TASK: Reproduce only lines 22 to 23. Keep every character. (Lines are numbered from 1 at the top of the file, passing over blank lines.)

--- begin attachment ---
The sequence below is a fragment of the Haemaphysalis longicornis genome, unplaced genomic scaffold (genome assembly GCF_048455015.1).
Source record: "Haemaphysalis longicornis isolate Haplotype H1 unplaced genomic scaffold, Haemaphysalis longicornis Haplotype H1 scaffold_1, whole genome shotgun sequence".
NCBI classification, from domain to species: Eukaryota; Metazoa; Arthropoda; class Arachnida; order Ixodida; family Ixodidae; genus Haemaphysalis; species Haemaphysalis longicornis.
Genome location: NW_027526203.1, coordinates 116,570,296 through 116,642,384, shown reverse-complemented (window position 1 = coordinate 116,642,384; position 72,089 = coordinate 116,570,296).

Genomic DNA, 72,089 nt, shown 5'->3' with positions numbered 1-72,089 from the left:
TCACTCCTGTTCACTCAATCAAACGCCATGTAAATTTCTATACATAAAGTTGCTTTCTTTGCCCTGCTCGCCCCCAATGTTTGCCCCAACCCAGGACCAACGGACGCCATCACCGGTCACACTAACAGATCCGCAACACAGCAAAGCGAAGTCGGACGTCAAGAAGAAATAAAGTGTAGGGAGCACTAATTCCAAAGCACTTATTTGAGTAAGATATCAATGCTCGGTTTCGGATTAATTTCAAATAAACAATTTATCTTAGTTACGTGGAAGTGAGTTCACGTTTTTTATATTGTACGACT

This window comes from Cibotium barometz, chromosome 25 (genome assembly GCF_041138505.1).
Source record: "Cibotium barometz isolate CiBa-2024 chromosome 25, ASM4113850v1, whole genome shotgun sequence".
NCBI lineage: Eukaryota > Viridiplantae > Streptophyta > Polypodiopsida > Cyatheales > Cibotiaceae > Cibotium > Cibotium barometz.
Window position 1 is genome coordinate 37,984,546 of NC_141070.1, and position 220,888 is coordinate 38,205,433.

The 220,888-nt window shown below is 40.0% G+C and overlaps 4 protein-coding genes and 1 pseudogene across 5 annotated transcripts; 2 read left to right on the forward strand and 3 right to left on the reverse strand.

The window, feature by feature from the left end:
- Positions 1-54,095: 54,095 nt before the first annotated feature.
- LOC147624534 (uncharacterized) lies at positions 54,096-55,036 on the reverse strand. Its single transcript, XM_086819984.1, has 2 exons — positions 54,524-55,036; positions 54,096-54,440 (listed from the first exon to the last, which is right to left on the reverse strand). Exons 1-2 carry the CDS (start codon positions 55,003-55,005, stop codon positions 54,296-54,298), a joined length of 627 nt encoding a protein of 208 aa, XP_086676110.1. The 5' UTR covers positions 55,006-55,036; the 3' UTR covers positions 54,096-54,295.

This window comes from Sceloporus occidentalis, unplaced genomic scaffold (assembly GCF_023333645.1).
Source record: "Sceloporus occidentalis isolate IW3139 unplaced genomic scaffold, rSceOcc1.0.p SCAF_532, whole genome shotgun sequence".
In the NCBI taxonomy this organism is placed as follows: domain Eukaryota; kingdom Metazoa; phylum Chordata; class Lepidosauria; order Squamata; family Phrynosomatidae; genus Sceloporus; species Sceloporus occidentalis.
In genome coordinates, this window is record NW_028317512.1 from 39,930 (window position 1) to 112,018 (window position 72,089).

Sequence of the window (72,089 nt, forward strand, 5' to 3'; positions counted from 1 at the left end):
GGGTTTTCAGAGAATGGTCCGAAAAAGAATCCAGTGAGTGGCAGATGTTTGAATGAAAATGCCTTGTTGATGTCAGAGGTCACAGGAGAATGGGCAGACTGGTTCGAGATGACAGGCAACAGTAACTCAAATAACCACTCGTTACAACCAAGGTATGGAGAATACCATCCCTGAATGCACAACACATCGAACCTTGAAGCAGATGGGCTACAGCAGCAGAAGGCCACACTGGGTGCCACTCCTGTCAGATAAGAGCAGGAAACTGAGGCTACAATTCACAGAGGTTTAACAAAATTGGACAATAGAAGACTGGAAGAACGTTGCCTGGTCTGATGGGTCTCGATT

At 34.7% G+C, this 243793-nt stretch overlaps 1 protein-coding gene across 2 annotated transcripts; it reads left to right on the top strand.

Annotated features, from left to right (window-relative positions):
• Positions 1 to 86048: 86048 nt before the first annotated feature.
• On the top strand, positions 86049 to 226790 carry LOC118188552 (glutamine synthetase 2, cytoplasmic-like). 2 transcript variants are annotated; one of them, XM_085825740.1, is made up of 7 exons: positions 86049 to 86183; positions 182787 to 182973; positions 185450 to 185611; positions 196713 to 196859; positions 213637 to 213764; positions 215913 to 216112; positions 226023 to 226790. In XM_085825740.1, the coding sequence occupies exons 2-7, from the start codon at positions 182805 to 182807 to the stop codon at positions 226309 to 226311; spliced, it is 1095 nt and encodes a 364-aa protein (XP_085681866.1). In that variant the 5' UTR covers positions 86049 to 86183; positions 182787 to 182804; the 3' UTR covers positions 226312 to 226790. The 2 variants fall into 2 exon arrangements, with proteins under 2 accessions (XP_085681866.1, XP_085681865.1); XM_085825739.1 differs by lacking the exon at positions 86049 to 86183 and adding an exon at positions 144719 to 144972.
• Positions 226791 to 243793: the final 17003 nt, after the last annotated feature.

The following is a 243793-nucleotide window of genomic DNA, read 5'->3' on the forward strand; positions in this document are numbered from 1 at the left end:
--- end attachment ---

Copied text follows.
Annotated features, from left to right (window-relative positions):
• Positions 1 to 86048: 86048 nt before the first annotated feature.